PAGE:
OSCODA, MI — The U.S. Air Force is telling the state of Michigan to take a regulation designed to severely limit toxic PFAS chemicals in the environment and shove it.

In a Dec. 7 letter, the Air Force claims that federal sovereign immunity allows it to disregard the Michigan Department of Environmental Quality’s attempt to force its compliance with a regulation that caps the amount of PFAS chemicals entering surface water.

The letter follows a violation notice issued Oct. 19 by the DEQ, which says the Air Force is failing meet a 12 parts per trillion (ppt) limit on the amount of PFAS allowed in Michigan groundwater at the point where it co-mingles with a lake or river.

The violation was issued as part of a years-long investigation into PFAS contamination in Oscoda around the former Wurtsmith Air Force Base, where past use of chemical-based AFFF firefighting foam has polluted drinking water, lakes, rivers and local wildlife, and is causing regular instances of toxic lake foam to pileup on local beaches.

The DEQ “lacks the jurisdictional authority” to force compliance because the federal government “has not waived sovereign immunity with regard to the state regulation on which the (violation notice) is premised,” a senior Air Force official wrote.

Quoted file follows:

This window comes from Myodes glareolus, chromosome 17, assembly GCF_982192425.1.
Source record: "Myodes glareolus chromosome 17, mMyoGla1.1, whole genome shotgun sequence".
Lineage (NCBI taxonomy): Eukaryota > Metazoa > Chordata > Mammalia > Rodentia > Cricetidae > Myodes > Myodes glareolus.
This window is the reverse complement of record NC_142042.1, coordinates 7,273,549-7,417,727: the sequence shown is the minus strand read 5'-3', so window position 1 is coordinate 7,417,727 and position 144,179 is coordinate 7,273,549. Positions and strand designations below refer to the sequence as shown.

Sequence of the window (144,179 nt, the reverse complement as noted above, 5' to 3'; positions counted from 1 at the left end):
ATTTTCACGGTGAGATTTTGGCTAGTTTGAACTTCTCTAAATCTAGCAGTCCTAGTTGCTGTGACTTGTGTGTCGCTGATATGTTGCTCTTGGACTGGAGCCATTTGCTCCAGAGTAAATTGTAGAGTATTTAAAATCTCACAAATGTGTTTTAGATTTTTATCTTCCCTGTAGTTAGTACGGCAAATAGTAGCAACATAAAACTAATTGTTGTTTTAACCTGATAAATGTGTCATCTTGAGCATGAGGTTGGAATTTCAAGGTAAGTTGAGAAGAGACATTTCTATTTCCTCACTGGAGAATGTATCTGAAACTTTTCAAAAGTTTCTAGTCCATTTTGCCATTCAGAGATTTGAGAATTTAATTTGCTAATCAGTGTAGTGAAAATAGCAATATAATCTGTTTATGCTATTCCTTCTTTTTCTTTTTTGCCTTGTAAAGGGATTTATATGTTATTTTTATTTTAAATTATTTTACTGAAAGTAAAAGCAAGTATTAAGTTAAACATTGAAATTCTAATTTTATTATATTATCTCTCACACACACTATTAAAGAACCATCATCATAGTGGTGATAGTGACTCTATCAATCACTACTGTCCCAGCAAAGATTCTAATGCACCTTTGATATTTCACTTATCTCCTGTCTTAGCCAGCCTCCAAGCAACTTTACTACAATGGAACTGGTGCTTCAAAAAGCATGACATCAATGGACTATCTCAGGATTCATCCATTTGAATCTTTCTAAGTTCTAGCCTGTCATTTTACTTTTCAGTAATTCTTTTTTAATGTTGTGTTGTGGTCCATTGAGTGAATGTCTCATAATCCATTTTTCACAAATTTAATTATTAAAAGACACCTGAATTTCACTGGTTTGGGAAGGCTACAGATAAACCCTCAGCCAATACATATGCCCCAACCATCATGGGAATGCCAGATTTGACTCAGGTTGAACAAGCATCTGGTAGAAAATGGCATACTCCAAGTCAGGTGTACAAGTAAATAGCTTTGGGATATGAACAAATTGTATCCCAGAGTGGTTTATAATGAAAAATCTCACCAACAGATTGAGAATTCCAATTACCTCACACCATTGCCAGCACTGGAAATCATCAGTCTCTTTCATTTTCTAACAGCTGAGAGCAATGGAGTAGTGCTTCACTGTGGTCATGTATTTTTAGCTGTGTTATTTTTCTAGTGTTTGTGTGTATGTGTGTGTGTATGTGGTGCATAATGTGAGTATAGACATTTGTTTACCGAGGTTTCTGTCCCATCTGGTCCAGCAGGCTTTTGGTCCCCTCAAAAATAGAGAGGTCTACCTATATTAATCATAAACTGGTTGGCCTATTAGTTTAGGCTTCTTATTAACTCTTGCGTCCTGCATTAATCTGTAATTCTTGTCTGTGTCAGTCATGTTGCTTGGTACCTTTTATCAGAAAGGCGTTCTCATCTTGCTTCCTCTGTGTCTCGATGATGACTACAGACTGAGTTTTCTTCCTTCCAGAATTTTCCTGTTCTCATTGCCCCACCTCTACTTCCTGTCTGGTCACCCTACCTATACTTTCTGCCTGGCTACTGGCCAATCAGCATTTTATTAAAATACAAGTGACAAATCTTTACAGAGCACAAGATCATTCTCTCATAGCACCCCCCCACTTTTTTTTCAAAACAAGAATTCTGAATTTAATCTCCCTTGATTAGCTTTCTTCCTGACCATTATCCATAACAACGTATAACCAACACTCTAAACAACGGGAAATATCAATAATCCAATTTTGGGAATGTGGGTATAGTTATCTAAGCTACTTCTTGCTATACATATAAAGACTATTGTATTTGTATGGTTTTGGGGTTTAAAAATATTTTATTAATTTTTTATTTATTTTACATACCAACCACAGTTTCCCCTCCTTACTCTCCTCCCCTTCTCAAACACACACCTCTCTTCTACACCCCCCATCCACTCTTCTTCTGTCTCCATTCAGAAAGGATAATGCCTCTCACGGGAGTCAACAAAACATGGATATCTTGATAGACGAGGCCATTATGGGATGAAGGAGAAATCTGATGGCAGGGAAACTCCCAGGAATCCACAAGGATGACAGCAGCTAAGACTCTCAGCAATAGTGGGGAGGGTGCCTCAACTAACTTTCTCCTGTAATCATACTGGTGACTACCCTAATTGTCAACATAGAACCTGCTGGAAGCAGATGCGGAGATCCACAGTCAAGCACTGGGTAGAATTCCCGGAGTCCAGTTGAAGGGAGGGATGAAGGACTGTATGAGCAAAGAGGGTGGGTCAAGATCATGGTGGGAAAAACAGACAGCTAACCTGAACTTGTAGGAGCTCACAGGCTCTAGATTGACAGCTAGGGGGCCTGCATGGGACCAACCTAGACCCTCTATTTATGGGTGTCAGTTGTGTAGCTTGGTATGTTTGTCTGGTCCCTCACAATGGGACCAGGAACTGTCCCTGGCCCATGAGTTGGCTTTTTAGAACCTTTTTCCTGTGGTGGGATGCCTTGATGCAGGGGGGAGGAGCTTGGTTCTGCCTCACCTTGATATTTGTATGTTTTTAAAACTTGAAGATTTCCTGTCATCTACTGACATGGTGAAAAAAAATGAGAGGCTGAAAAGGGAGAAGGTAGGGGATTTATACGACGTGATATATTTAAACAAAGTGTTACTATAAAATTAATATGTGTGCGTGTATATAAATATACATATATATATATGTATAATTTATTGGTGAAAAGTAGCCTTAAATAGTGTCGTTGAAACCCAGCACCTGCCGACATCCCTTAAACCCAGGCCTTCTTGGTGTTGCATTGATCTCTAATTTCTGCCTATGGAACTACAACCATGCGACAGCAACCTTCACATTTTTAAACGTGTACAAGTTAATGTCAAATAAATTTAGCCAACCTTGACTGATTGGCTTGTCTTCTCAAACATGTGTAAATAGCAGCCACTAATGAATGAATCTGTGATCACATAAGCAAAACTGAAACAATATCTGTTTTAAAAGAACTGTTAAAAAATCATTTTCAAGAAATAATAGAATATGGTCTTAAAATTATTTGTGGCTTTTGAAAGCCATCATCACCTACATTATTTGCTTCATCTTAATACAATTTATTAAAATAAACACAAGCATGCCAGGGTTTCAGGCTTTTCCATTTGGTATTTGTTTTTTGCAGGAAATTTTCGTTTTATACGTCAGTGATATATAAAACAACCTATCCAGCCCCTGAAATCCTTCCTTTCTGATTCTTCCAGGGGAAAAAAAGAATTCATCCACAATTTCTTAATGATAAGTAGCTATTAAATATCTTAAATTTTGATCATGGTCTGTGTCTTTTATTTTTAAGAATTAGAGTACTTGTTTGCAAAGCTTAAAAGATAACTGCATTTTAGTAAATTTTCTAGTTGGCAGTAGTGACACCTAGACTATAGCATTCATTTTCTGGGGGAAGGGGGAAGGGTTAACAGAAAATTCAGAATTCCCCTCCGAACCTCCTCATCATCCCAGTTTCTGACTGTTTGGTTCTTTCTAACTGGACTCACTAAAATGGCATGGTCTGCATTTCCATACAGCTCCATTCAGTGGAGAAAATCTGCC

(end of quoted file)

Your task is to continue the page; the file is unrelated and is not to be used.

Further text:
The Air Force “is hereby informing you that it will not be taking any new remedial actions at this time,” wrote Stephen Termaath, chief of the Air Force civil engineering center program that coordinates cleanup at contaminated former bases.

The letter represents further discord between Michigan and the Air Force related to cleanup at Wurtsmith, where the DEQ discovered PFAS in 2010. It was the first of many sites at which the contaminants have been found in the state.

In December 2017, the state invoked a dispute resolution process with the Air Force under a joint federal and state defense site cleanup program. Michigan officials contend, among other things, that federal efforts are not adequate to tackle the widespread pollution.

The DEQ wants a fourfold increase in the amount of contaminated groundwater the Air Force is pumping from underneath the base into a granular activated carbon filtration (GAC) system installed last summer — a year behind schedule. The state also wants to increase the overall size of the area where groundwater is being captured.

According to the DEQ, plumes on base are seriously harming an Au Sable River wetland area known as Clark’s Marsh, where the individual compound PFOS has tested at 42,000-ppt in the groundwater and 1,400-ppt in the surface waters of the marsh.

In October, Michigan issued the nation’s first “Do Not Eat” deer advisory based on PFAS contamination for an area around the marsh. A fish consumption advisory has been in place for several years.

Arnie Leriche, a former Environmental Protection Agency engineer who co-chairs the Wurtsmith Restoration Advisory Board in Oscoda, said the Air Force is extremely reluctant to comply with the strict 12-ppt surface water standard in Michigan out of concern the move might be seen a precedent setting for the Department of Defense.